Case Study - Heartstream

Client Situation.

In 1994 Heartstream was only a burgeoning idea conceived by a small group of engineers from Eli Lilly who believed that there was a better way to build and deploy defibrillation technology to save more lives. They believed that defibrillators could be built more compactly, with more advanced and automated technology, and that they could be deployed for use by everyday, non-medical people (AED or Automatic Electronic Defibrillators). However, they had no data to support their hypotheses or insights about how to reach their potential market.

Challenges.

  1. Heartstream was a new upstart, with no reputation, no completed products, no sales, and with a desire to create a completely new market.

  2. The market for defibrillators had long been limited to trained professionals and those organizations that could afford the high equipment costs. Exploring new markets for Heartstream meant exploring a new market for anyone who might choose to sell similar products.

  3. Defibrillators were unknown to most people. The additional challenge of educating the market before even gauging their reaction to the product was a dominant theme.

  4. The research would have to be based on cold-call interviews. No baseline market existed.

Lighthouse Role.

Ultimately, Lighthouse developed a market research study and provided strategic market analysis to solve Heartstream's needs. The following steps were taken:

  1. Conducted initial secondary research. Lighthouse began by collecting publicly available information relevant to Heartstream's product and market. A regulatory analysis, market trend assessment, and potential market sectors study were completed. This offered the client a framework through which to better understand the challenge ahead of them as well as a shortlist of issues and areas to watch and manage, before and after entering the market.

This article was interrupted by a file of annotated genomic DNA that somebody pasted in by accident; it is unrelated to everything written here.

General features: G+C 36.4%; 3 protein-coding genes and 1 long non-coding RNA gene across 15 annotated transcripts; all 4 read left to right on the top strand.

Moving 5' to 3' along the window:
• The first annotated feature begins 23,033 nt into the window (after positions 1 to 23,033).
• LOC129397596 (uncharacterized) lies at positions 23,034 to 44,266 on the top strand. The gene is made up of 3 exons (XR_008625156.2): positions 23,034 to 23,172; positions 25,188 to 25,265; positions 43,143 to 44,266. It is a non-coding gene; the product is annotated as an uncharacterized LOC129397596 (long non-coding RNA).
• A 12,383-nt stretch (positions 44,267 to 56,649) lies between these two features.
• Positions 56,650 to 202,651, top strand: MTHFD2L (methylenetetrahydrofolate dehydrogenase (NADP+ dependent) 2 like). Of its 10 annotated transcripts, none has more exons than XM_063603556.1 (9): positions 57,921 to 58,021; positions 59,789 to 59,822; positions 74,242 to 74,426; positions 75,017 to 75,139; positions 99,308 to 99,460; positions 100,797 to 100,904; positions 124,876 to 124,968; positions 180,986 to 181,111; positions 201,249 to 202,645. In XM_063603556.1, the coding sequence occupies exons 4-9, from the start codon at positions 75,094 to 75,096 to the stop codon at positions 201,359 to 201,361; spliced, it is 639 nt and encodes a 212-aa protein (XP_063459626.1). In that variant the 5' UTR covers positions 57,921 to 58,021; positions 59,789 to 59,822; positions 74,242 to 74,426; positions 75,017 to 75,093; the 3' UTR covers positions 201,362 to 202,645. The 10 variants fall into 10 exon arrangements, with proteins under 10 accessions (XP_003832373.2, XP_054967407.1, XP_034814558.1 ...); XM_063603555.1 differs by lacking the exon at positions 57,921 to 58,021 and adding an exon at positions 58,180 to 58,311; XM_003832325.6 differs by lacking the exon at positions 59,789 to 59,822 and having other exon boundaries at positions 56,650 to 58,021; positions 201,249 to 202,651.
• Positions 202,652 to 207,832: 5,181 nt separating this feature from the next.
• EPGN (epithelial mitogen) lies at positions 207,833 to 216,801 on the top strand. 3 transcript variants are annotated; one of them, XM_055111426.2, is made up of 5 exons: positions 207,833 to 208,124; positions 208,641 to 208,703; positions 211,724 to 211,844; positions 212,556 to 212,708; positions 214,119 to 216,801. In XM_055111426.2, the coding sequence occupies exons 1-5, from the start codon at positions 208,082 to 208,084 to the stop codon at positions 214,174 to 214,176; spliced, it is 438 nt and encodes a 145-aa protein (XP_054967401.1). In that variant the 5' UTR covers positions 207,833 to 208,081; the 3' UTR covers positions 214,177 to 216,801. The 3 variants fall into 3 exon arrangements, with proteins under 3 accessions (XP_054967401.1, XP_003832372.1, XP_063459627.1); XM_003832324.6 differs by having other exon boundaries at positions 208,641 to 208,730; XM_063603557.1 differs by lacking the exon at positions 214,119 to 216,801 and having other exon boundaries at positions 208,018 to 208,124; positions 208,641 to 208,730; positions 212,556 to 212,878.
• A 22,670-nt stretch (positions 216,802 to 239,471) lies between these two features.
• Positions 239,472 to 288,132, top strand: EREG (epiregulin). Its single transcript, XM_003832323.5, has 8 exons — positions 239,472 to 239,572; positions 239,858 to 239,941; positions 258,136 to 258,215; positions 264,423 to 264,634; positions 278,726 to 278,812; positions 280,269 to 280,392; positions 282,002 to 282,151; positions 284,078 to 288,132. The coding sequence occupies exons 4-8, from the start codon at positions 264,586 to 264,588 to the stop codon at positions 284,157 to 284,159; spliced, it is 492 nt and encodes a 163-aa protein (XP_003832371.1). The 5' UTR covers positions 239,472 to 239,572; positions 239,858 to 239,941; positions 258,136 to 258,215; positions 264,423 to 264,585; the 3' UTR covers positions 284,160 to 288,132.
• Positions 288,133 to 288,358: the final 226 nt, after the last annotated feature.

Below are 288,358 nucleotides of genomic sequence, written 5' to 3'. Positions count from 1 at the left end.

2. Interviewed subject matter experts. Lighthouse sought the expertise of others on the topic, both in understanding the current and the potential market. This included interviews with trade associations, regulators, potential competitors, and companies with complimentary products or sales channels.

  3. Conducted customer interviews. Finally, Lighthouse went straight to the source and interviewed potential customers for the product. Emphasis was placed on large corporations with in-house medical resources, companies with strong profiles for potential use of the technology, professionals using the current technology, and insurance companies.

Successes.

Lighthouse delivered the following value to its client:

  1. Knowledge of a market that the client had only speculated on prior to Lighthouse's work.

  2. Direct access to customers through the interviews that Lighthouse conducted. These interviews established a base of prospective clients pursued by the company at a later date.

  3. Exposure and Public Relations by educating the market on the concept of AEDs through Lighthouse's research.

  4. Hard and compelling data to drive product development and fund raising.

Heartstream adapted both its product development and its market strategy based in great part on the research Lighthouse provided. Heartstream was further able to use this market knowledge and the recommendations Lighthouse provided to shape a successful bid for venture capital. After raising several rounds of capital, the company was later successfully sold. In November 2003, a study was released showing that the deployment of AED (automated electronic defibrillators) into the corporate and industrial markets had doubled the number of lives saved since its introduction by Heartstream. This was further confirmation of the Lighthouse recommendations.

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